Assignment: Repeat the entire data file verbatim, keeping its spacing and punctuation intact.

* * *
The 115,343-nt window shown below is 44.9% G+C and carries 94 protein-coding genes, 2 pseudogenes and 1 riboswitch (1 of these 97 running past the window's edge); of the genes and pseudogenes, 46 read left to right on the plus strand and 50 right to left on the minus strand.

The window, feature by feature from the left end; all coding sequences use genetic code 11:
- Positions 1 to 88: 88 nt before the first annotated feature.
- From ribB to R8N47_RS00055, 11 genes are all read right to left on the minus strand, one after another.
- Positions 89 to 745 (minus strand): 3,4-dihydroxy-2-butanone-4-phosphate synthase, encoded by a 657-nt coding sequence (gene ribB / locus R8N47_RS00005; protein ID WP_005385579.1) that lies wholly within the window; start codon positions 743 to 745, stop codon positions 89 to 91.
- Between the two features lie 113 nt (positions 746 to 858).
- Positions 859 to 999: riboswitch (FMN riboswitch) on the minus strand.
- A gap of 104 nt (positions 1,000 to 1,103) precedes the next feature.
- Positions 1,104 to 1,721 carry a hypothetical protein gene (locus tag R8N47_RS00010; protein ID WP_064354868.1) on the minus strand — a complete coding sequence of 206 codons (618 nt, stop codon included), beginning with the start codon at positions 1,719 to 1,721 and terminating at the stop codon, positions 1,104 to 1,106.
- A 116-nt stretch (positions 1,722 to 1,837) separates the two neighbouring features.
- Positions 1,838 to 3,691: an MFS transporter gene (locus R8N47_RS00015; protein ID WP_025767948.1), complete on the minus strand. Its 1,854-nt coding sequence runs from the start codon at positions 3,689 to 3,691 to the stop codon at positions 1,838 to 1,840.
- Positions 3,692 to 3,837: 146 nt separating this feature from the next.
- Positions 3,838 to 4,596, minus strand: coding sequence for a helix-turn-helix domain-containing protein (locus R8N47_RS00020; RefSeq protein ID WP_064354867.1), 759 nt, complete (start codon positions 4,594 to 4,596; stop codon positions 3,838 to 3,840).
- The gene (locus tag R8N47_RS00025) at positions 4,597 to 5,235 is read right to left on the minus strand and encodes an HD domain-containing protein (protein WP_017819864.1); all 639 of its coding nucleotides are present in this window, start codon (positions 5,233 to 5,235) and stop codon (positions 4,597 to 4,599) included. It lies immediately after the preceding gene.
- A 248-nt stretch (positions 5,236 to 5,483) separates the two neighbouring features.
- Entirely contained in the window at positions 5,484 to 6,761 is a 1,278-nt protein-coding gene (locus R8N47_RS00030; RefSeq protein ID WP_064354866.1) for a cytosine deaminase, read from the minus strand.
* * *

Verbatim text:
The 115,343-nt window shown below is 44.9% G+C and carries 94 protein-coding genes, 2 pseudogenes and 1 riboswitch (1 of these 97 running past the window's edge); of the genes and pseudogenes, 46 read left to right on the plus strand and 50 right to left on the minus strand.

The window, feature by feature from the left end; all coding sequences use genetic code 11:
- Positions 1 to 88: 88 nt before the first annotated feature.
- From ribB to R8N47_RS00055, 11 genes are all read right to left on the minus strand, one after another.
- Positions 89 to 745 (minus strand): 3,4-dihydroxy-2-butanone-4-phosphate synthase, encoded by a 657-nt coding sequence (gene ribB / locus R8N47_RS00005; protein ID WP_005385579.1) that lies wholly within the window; start codon positions 743 to 745, stop codon positions 89 to 91.
- Between the two features lie 113 nt (positions 746 to 858).
- Positions 859 to 999: riboswitch (FMN riboswitch) on the minus strand.
- A gap of 104 nt (positions 1,000 to 1,103) precedes the next feature.
- Positions 1,104 to 1,721 carry a hypothetical protein gene (locus tag R8N47_RS00010; protein ID WP_064354868.1) on the minus strand — a complete coding sequence of 206 codons (618 nt, stop codon included), beginning with the start codon at positions 1,719 to 1,721 and terminating at the stop codon, positions 1,104 to 1,106.
- A 116-nt stretch (positions 1,722 to 1,837) separates the two neighbouring features.
- Positions 1,838 to 3,691: an MFS transporter gene (locus R8N47_RS00015; protein ID WP_025767948.1), complete on the minus strand. Its 1,854-nt coding sequence runs from the start codon at positions 3,689 to 3,691 to the stop codon at positions 1,838 to 1,840.
- Positions 3,692 to 3,837: 146 nt separating this feature from the next.
- Positions 3,838 to 4,596, minus strand: coding sequence for a helix-turn-helix domain-containing protein (locus R8N47_RS00020; RefSeq protein ID WP_064354867.1), 759 nt, complete (start codon positions 4,594 to 4,596; stop codon positions 3,838 to 3,840).
- The gene (locus tag R8N47_RS00025) at positions 4,597 to 5,235 is read right to left on the minus strand and encodes an HD domain-containing protein (protein WP_017819864.1); all 639 of its coding nucleotides are present in this window, start codon (positions 5,233 to 5,235) and stop codon (positions 4,597 to 4,599) included. It lies immediately after the preceding gene.
- A 248-nt stretch (positions 5,236 to 5,483) separates the two neighbouring features.
- Entirely contained in the window at positions 5,484 to 6,761 is a 1,278-nt protein-coding gene (locus R8N47_RS00030; RefSeq protein ID WP_064354866.1) for a cytosine deaminase, read from the minus strand.